The CATS test has been replaced by K-PREP (Kentucky Performance Rating for Educational Progress), which will be the main assessment to measure how well students have learned content based on academic standards, particularly at the elementary and middle school levels.
Other assessments include the high school end -of-course exams (EOC’s) for students in Biology, English 10, Algebra 2, and U.S. History. Additionally, secondary students will take the EXPLORE, PLAN and ACT tests. These combined tests show whether students are on course to graduate college-ready.
Finally, On-Demand Writing assessments are administered in the spring for grades 4, 5, 6, 8, 10, & 11.
So when are the tests given? The new system requires less days of testing overall with the bulk of the state assessments occurring on five days during the last 14 days of school.
Official dates for K-PREP are:
· Elementary – May 2-8 (grades 3-5) taking the K-PREP tests
· Middle – May 9-15 (grades 6-8) taking the K-PREP tests
· High – April 24 through May 18 (includes End-of-Course exams, Advance Placement exams, and On-Demand Writing).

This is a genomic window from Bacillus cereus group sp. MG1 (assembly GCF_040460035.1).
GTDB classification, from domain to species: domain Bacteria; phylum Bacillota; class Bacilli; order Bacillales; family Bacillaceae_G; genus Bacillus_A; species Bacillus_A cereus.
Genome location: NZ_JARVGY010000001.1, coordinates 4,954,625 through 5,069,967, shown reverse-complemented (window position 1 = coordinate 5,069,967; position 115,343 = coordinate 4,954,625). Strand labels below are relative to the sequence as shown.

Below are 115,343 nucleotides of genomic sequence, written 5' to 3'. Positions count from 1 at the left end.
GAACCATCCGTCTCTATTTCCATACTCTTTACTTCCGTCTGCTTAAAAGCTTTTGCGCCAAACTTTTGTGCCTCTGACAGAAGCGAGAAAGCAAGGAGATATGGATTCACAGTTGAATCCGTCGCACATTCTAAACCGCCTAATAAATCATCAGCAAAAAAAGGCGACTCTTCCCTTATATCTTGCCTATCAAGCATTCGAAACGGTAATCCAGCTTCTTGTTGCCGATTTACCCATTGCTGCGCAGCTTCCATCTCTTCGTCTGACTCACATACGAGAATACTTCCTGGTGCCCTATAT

The ACT is administered to all juniors in March. EXPLORE and PLAN tests are given in September to 8th and 10th graders respectively. I want to emphasize that the state test is far more important personally to each student now because the high school End of Course (EOC) exams account for 20% of the student’s final grade in the course. Additionally, the graduation requirements now include an expectation that each student give a good faith effort on every test required by the school, district, and state in order to graduate.
So what can parents and community members do to help students?
· Don’t schedule appointments, trips or other interruptions during testing.
· Encourage students to review beforehand and do his/her very best on testing day.
· Remind students of the importance of reading directions carefully and not rushing through a test.
· Review results with students. Praise success and talk about what can be done for areas in need of improvement.
· Remind students about the importance of test scores now and the impact they can have on his or her future opportunities in life.
K-PREP is the main component of the new Unbridled Learning assessment system and is based on many measures of student performance on various tests. Points will be awarded based on how well a school performs on each measure – we expect to receive these results at the beginning of next school year: